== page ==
It involves switching out regular DNA polymerases for specialized translesion polymerases (i.e. DNA polymerase IV or V, from the Y Polymerase family), often with larger active sites that can facilitate the insertion of bases opposite damaged nucleotides.

Pol η is known to add the first adenine across the T^T photodimer using Watson-Crick base pairing and the second adenine will be added in its syn conformation using Hoogsteen base pairing.

DNA replication: The double helix is un'zipped' and unwound, then each separated strand (turquoise) acts as a template for replicating a new partner strand (green). Nucleotides (bases) are matched to synthesize the new partner strands into two new double helices.

DNA replication

Biological process of producing two identical replicas of DNA from one original DNA molecule.

Biological process of producing two identical replicas of DNA from one original DNA molecule.

DNA replication: The double helix is un'zipped' and unwound, then each separated strand (turquoise) acts as a template for replicating a new partner strand (green). Nucleotides (bases) are matched to synthesize the new partner strands into two new double helices.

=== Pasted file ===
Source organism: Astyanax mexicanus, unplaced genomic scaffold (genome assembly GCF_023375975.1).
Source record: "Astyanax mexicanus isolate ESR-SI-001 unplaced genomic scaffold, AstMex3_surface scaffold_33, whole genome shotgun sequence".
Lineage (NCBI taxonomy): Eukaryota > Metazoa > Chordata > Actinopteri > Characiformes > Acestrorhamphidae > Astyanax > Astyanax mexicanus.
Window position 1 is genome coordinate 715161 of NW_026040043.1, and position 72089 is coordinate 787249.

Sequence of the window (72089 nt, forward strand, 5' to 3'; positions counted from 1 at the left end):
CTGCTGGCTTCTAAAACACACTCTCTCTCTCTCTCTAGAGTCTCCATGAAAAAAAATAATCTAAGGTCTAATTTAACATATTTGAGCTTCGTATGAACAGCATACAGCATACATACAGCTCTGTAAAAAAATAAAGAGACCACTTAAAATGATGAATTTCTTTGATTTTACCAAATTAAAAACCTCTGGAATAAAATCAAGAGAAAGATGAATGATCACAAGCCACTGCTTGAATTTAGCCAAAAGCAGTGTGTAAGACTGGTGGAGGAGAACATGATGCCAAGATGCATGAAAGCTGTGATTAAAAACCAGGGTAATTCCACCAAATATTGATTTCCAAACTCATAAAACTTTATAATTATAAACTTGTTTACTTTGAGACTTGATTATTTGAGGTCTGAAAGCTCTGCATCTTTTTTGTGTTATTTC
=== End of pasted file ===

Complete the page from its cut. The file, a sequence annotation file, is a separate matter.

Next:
DNA polymerases adds nucleotides to the 3′ end of a strand of DNA. If a mismatch is accidentally incorporated, the polymerase is inhibited from further extension. Proofreading removes the mismatched nucleotide and extension continues.
Overview of the steps in DNA replication
Steps in DNA synthesis
Role of initiators for initiation of DNA replication.
Formation of pre-replication complex.
Scheme of the replication fork.
a: template, b: leading strand, c: lagging strand, d: replication fork, e: primer, f: Okazaki fragments
Many enzymes are involved in the DNA replication fork.
The assembled human DNA clamp, a trimer of the protein PCNA.
E. coli Replisome. Notably, the DNA on lagging strand forms a loop. The exact structure of replisome is not well understood.
The cell cycle of eukaryotic cells.
Dam methylates adenine of GATC sites after replication.
Replication fork restarts by homologous recombination following replication stress
Epigenetic consequences of nucleosome reassembly defects at stalled replication forks

Most prominently, DNA polymerase synthesizes the new strands by adding nucleotides that complement each (template) strand.